Food Security in Pakistan: Challenges and Policy Choices on October

January 10, 2010

Talks & Interviews

Sartaj Aziz

Mr. Sartaj Aziz, Vice Chancellor Beaconhouse National University and former Finance Minister was invited as a Distinguished Guest Speaker by the CPPG to launch its Fall Seminar Series 2009-10. He delivered a talk on Food Security in Pakistan: Challenges and Policy Choices on October 19, 2009.

Mr. Aziz opened his remarks by outlining three categories of Food Security; the International, National and the Individual. According to him, the term Food Security was first used in the Food and Agriculture Organization (FAO) report in March 1973 with the backdrop of what came to be called “The Big Grain Robbery”. Since the 2nd World War, America had produced surpluses to the tune of 60- 65 million tons and food price had remained stable. Total world grain consumption (wheat, rice & maize) had been 1,250 million tons. In 1972, the world production fell by 33 million tons and the Russians purchased half – 28 million tons of the outstanding stock through several small transactions getting American State subsidies. Within six months the food prices had doubled rousing a concern that developing countries would not be able to afford grain. This led FAO to caution that at the international level the “World Food Security is threatened by the large purchases and the absence of stock in the face of growing demand and falling production”. The second category National Food Security evaluated food security for a particular nation state. Despite ensuring food security at the international and national level, it was still possible that people may not be food secure. This prompted the 1996 World Food Summit to define Food Security; “When all people, at all times, have physical and economic access to sufficient, safe, and nutritious food to meet their dietary needs and food reference for an active and healthy life”.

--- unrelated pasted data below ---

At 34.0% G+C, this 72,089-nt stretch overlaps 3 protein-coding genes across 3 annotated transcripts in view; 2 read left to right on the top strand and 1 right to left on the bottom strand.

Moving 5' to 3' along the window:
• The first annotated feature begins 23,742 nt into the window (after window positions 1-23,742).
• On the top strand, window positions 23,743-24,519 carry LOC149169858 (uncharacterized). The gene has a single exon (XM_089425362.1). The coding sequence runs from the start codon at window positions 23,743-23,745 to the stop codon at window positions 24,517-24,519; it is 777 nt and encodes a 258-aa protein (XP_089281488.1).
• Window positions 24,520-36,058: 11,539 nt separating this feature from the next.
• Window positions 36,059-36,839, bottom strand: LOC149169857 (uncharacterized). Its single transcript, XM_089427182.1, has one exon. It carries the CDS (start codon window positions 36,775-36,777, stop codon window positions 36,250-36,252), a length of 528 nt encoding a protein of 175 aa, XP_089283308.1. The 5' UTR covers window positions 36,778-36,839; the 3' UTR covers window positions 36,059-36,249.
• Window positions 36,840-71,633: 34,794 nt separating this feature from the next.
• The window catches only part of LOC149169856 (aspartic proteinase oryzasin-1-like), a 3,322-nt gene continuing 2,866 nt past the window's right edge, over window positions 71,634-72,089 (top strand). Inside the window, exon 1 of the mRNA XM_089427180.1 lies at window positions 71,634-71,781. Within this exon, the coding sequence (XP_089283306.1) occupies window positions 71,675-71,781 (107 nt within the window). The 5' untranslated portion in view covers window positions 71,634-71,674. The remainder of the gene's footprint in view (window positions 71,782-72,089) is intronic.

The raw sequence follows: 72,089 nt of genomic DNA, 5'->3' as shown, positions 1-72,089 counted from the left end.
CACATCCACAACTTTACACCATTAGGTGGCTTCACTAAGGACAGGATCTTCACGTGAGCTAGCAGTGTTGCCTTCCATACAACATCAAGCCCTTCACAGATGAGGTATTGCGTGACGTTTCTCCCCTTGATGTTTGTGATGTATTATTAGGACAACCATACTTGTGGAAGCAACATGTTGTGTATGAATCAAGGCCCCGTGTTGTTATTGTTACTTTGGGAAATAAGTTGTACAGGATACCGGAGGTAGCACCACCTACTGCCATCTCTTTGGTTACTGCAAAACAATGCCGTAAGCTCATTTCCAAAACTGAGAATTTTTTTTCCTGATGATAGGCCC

Given this context, Mr. Aziz argued that no other area of public policy had so many facets as Food Security and thus it was important to look at the interrelationship of different dimensions. The Task Force on Food Security, which he headed, had explored and investigated the issues of food security comprehensively. The Task Force recommended that Pakistan must adopt a food security strategy comprising of the following four components:

1. Ensure adequate food supply through an average agricultural growth rate of at least 4% (more than population) per annum in the next decade.

2. Evolve an efficient and adequate system of food procurement, storage and distribution to ensure food availability at affordable prices throughout the year in all parts of the country. Price fluctuations and remote areas being of special concern.

3. Improve poor households’ access to food by adopting a pro-poor growth strategy and providing non-farm employment on a substantial scale thus making sure that poor people’s incomes could compensate for increase in food price.

4. Build a transparent and well managed system of safety nets to provide income support to very poor households as there are always 10-12% households who’ll need income support.

The assessment of these elements was incorporated in the Task Force created Food Security Index, which comprised of food availability (production & import), food prices, income and growth. Food Security Index had improved from 1990-99 deteriorating later. It was recommended that the Agriculture Policy Institute (API) of the Ministry of Food and Agriculture adopt a formal system of food security including monitoring on a regular basis and reporting through submission of a quarterly or biannual report to the Economic Coordination Council so as to pre-empt or manage crises. This would limit the government from making mistakes, as it did in 2007 when rather than a wheat estimate of 23.5 million tons (production numbers were padded before the budget to show increased growth rate), actual production was 21m+ leading the government to export 0.5m tons at $200/ton and later importing 1.5m tons at $500/ton.

: Food Security Index

For Aziz, a major policy issue was the deteriorating Agricultural Terms of Trade (TOT – Rate of increase in value of output compared to the rate of increase in input and basic needs costs). In the 80s & 90s, the agricultural TOT improved and support price of wheat went up by 140% compared to 67% price increase of fertilizer but for the next eight years support price went up only by 45% while all other prices increased higher. Still no one noticed because API did not calculate or report the quarterly TOT index while impact of day to day policies including that of energy and petroleum on agriculture was not assessed because of a lack of change sensitivity and connectivity in the overall system. Policies affecting food security cover a very wide range and unless these were consistent and mutually supportive, the objectives of food security could not be achieved.